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Immigrating to or seeking asylum in a new country is a trying experience. In Quebec, the government currently assists new arrivals in tackling the difficulties of learning a new language, adapting to a new culture, and breaking into the job market. However, with the budget cuts announced by Quebec’s Liberal government, these services are in jeopardy.
On June 13th, Finance Minister Yves Séguin made it clear that Quebeckers should expect a lot less from the state. Over the course of their mandate, the Liberals plan to shrink the state by reducing or eliminating services Quebec’s civil society organizations have fought for decades to acquire.
Among the agencies hardest hit by budget cuts is the Ministry of Immigration and Citizen Relations (MRCI) which will suffer a budget cut of 16.4 percent. According to an article published in Le Devoir, Michelle Courchesne, the minister responsible for the MRCI, plans to transfer the responsibility of assisting new arrivals to their cultural communities.
Existing services are far from perfect. Nonetheless, the possibility of losing them raises some serious concerns among local groups dealing with immigrants and refugees. Khadija Mounib, who counsels new arrivals for Alternatives, worries that immigrant communities lack the required expertise to undertake services the government no longer wishes to offer.
In addition to teaching new arrivals French, the government facilitates their entry into the job market - a task that has become increasingly difficult over the years. Even more educated immigrants have not managed to find jobs corresponding to their level of education.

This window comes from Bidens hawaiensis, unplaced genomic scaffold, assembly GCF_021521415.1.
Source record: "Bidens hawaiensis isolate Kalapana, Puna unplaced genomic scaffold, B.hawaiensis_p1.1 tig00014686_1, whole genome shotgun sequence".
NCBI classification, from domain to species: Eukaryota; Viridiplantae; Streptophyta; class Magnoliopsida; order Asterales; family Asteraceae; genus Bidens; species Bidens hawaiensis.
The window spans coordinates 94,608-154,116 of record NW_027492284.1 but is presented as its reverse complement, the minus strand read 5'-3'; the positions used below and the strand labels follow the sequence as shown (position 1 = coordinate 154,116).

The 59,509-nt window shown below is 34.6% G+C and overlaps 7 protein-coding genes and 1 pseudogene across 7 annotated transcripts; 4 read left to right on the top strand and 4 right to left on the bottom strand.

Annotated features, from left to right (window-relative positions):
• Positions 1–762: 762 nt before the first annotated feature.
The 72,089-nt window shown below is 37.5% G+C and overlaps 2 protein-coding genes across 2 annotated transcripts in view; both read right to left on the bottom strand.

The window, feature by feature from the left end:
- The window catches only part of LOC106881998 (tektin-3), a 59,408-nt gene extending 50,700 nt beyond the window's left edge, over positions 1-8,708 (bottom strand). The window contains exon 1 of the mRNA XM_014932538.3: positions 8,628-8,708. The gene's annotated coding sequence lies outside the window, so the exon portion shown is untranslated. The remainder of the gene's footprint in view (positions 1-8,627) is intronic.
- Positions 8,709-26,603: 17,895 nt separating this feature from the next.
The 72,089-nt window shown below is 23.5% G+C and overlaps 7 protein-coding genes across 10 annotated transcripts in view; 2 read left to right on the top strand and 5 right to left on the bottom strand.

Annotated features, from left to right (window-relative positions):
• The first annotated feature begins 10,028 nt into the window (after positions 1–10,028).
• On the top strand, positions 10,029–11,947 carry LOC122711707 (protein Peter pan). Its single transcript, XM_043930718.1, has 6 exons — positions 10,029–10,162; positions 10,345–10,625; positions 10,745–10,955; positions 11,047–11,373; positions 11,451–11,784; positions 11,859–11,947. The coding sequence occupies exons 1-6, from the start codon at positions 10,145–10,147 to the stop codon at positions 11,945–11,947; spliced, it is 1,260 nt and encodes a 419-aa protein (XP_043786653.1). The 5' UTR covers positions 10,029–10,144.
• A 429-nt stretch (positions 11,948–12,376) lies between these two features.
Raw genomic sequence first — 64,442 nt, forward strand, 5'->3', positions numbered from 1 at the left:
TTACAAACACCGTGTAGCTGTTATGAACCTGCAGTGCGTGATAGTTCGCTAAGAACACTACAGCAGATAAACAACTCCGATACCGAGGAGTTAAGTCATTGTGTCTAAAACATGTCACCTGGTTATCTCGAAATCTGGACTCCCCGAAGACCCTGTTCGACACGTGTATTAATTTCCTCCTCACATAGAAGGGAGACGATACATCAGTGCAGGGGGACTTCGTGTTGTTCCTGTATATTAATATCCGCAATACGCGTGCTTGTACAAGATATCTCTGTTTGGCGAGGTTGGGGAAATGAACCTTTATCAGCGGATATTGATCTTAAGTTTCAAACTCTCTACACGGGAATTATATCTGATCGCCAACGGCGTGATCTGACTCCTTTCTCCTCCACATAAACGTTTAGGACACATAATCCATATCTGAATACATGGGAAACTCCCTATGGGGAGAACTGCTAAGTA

Statistics Canada’s most recent data reveals that while immigrants who arrived in the 1990s are more educated than their predecessors, they earn less than Canadian natives and are more likely to live below the poverty line. Although 40 percent of immigrants who arrived in the 1990s between the ages of 25 and 54 held university degrees (as opposed to 23 percent of native Canadians of the same age), they currently earn 75 percent of the income earned by their native Canadian counterparts.
Consequently, poverty levels run high among immigrant populations. Statistics also show that an alarming 39 percent of children for whom both parents are immigrants live below the poverty line.
In light of these facts, Mounib states, "the government needs to be strengthening services towards immigrants, not eliminating them."
It is not yet clear how the government plans to administer its budget cuts. But as Teresa Penafiel of the Multi-ethnic Association for the Integration of People with Disabilities points out, with the influx of immigrants expected to rise over the next few years, it will mean lower-quality services.
This could also lead to inconsistency in the services immigrants will receive. According to Stephan Reichhold, Executive Director of the Table de concertation des organismes au services des personnes réfugiées et immigrantes (TRCI), "some of the more newly established immigrant communities such as the Pakistani and Sri Lankan communities are ill-equipped to undertake such responsibilities."
Members of the TRCI, which represents 130 organizations that work with immigrants and refugees in Quebec, hope they’ll have more answers on July 4th when they meet with Minister Courchesne.
In the meantime the government’s proposals for Quebec’s future raise many concerns. "The idea of shrinking the role of the state in order to leave room for privatisation could be dangerous if it is applied to services offered to new arrivals," says Reichhold.
If poverty among immigrants and refugees is already high, the Liberal sink-or-swim approach to their problems is likely to make things worse.
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